Navajo Trading Post Relations

Early “Crystal” TextileEarly “Crystal” TextileNavajo, c.1910-20
Wool, vegetal dye
IAF.T697
Photograph by Addison Doty
Courtesy of the School for Advanced Research

The banded border was probably inspired by rugs from the Middle East. Rugs such as this were displayed at J.B. Moore’s trading post.
“Two Grey Hills” Textile“Two Grey Hills” TextileNavajo, c.1950-54
Wool, vegetal dye
IAF.T646
Photograph by Addison Doty
Courtesy of the School for Advanced Research
 
Early “Crystal” Textile“Two Grey Hills” Textile 

Although Navajos began to trade with Anglo-Americans around the turn of the nineteenth century, American trade influences became more pronounced after the U.S. annexed the New Mexico territory in 1846. Combined with the U.S. government’s stringent policies to deal with the “Indian problem,” including harsh military campaigns, the forced removal of Navajos from their land during the Long Walk, and increased fort construction, Navajo communities were faced with dramatic life changes.

With the establishment of the Navajo reservation in 1868, many trading posts were opened under government-licensed traders. The creation of the Santa Fe Railroad from Chicago to Los Angeles, and later the U.S. Highway Route 66 in 1926, increased the frequency of tourists to the Southwest.

“Germantown” Saddle Blanket“Germantown” Saddle BlanketNavajo, c.1885-90
Wool, commercial dye
IAF.T489
Photograph by Addison Doty
Courtesy of the School for Advanced Research

The name “Germantown” is derived from a town in Pennsylvania where traders once shipped wool to be processed and commercially dyed and resold to Navajo weavers as a way to control their “quality standards.”
Rug DressRug DressNavajo, c.1870-75
Wool, vegetal dye
IAF.T632
Photograph by Addison Doty
Courtesy of the School for Advanced Research

This Navajo weaving design is not classified as one of the regional rug styles. Rather, this rug dress was the most traditional garment for women prior to 1868.
 
“Germantown” Saddle BlanketRug Dress 

Due to this increased Anglo interaction, Navajos decreased the number of blankets made for their own use and began making rugs to satisfy Anglo decorative tastes. As John Adair notes, “Navajo rugs became the Indian’s idea of the trader’s idea of what the white man thought was Indian design.”

Many popular regional rug styles today can be traced to the design preferences of a few influential traders such as Juan Lorenzo Hubbell at Ganado, Arizona. Hubbell hung paintings of “old rug styles” in his trading post for visual encouragement. In addition, John B. Moore from Crystal, New Mexico was an entrepreneur that published Navajo rugs in mail-order catalogues. He liked geometric, Middle Eastern-inspired, and ornate designs that became the basis for Teec Nos Pos (pronounced “Tea-ss Nohs Pohs”), Storm, and Two Grey Hills patterns. Despite traders’ influences on Navajo weaving, many Navajos maintained their use of traditional designs and practices.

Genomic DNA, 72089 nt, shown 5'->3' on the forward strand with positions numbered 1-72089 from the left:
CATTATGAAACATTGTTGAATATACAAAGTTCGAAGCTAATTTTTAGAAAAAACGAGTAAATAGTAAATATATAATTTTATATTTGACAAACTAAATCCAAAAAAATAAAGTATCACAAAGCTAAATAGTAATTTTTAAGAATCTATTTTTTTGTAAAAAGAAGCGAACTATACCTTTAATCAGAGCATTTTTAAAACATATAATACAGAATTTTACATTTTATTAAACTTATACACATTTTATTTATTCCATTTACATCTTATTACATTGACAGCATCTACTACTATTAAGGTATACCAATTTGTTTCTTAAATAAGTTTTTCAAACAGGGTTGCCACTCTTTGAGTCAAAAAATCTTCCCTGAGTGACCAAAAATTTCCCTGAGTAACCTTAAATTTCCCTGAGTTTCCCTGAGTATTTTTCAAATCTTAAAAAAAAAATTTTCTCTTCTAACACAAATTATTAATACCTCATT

Textile SeminarNavajo Textile SeminarParticipants in the Indian Arts Research Center Navajo Textile Seminar, June 2009. Top row (from left to right): Roy Kady, Bonnie Yazzie, Sarah Adeky, Joann George. Bottom row: Dan Betom, Julia George Betom, Katie Henio. Courtesy of the School for Advanced Research. Photograph by Jon Lewis.Navajo Textile SeminarParticipants in the Indian Arts Research Center Navajo Textile Seminar, June 2009. Top row (from left to right): Roy Kady, Bonnie Yazzie, Sarah Adeky, Joann George. Bottom row: Dan Betom, Julia George Betom, Katie Henio. Courtesy of the School for Advanced Research. Photograph by Jon Lewis.

Today, many weavers incorporate regional rug patterns as well as other artistic inspirations into their textiles. Some prefer to weave utilitarian items such as horse implements, blankets, and clothing items that were woven before the establishment of trading posts. These woven garments may not conform to popular art market values or aesthetics but continue to have significant use and meaning within the community.

Currently, organizations like Diné be’ iiná work to revitalize the Navajo Churro breed and promote traditional and innovative fiber arts as a cultural imperative rather than in response to market demand. In 2009, the Indian Arts Research Center hosted several Navajo weavers and community members to discuss the artistic and cultural practice of weaving today.

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